i was quite surprised to learn the death of ray manzarek yesterday. he was 74. he was, to me, without age. i am a huge fan of the doors. me and friends would spend our aimless youth driving the streets of our own california with the music of the doors as our soundtrack. i loved how manzarek's keyboards would sound old, new and spooky like tracks to a film noir for the mind. manzarek produced too the first two albums by x -- los angeles and wild gift -- and x repaid that gift with a fiery version of the doors' 'soul kitchen.' manzarek's collaboration with poets like michael mcclure is also a well-known component of his art. he seemed to me a nice man and a cool cat. the world was better for him being in it.
Really Bad Movies
a bard's eye view of love, life and psychotronic cinema
Tuesday, May 21, 2013
Monday, May 20, 2013
looking for seth on bush st
woke up against pieces of the dream
spent the day stitching them back together
it's the vastness of the places you said
don't worry when you are lost
every place becomes a home
Thursday, May 16, 2013
for jean vengua
fortune smiles on you and tells you
i am the man-with-the-synthetic-brain
you are trapped within your skin
i've not perfected my imperfection
i tap the keys of my book
you stare from the mirror in greeting
the big drive-in screen of my skull
i just sit and do my practice
zen and the art of b-movies
Wednesday, May 15, 2013
malibu beach 
summer time. late '70s. southern california. the beach. where else would you expect teens to hang out. . .the mall? this turkey starts with the kids of malibu high [?] leaving their classrooms on the last day of school and going to the beach. what happens next is. . .not much. a bikini stealing dog -- you gotta have a little t&a because this is a late '70s exploitation flick, two boy drifting both figuratively and literally, a lifeguard and her friend, and a tattooed, heavily muscled juicehead called dugie who looks to be in his late 30s.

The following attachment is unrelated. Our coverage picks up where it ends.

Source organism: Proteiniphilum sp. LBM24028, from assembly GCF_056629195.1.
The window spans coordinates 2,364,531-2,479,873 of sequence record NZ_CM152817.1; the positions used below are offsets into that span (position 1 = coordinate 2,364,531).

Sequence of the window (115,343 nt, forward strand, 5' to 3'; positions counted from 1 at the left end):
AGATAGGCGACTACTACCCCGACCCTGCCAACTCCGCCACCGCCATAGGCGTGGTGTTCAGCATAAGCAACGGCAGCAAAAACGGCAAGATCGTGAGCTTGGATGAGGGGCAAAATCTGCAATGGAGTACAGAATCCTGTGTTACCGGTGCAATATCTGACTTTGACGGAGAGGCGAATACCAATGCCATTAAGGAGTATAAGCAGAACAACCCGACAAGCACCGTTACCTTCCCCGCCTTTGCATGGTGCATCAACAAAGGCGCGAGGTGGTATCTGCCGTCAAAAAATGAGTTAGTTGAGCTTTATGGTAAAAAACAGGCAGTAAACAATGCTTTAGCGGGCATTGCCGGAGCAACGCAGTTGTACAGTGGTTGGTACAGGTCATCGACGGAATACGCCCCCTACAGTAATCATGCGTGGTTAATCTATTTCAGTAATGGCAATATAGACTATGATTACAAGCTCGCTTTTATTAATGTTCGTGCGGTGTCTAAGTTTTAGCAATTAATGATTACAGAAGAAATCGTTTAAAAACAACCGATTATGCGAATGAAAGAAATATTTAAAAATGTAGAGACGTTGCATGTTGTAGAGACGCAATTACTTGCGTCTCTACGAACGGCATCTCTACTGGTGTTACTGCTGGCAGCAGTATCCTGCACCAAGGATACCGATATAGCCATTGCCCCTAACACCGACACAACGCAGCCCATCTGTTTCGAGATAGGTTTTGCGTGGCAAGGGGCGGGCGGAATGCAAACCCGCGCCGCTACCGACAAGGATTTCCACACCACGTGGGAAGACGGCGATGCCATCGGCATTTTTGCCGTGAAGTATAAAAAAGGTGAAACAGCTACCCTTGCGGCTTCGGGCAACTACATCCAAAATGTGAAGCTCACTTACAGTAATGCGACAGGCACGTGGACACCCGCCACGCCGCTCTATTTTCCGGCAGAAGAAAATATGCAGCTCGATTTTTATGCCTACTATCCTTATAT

perfect drive in fodder! the boys meet said lifegaurd and her friend. love ensues. dugie becomes the sworn enemy of the boys and picks a fight every time their paths cross and their paths are always crossing. the boys look, if not age appropriate as teens, at least in their 20s. dugie, i'm not sure. i don't know the actor who plays him but a quick search on imdb and i find that he was born stephen oliver in the year 1941. he looks his age. which begs the question. what the fuck is this 30-something doing hanging at the beach with teenagers and doesn't he have a job?
still this pic is not a real a yawn-inducer. i fell asleep only once and i don't think i missed anything. i did make it to the very end with both eyes open. i remember summer as being a long slough of dead time. this movie is just like that. the director, robert j. rosenthal, later helmed a true celluloid monstrosity, zapped! , starring scott baio and willie aames. he directs this flick with all the panache of a dog walker picking up the dog's poo.
not to be unfair. malibu beach does have it's charms. i am fond of lazy, aimless, plot less summer movies. perfect flicks for a night at the drive-ins. what can i say. i must have sand in my head.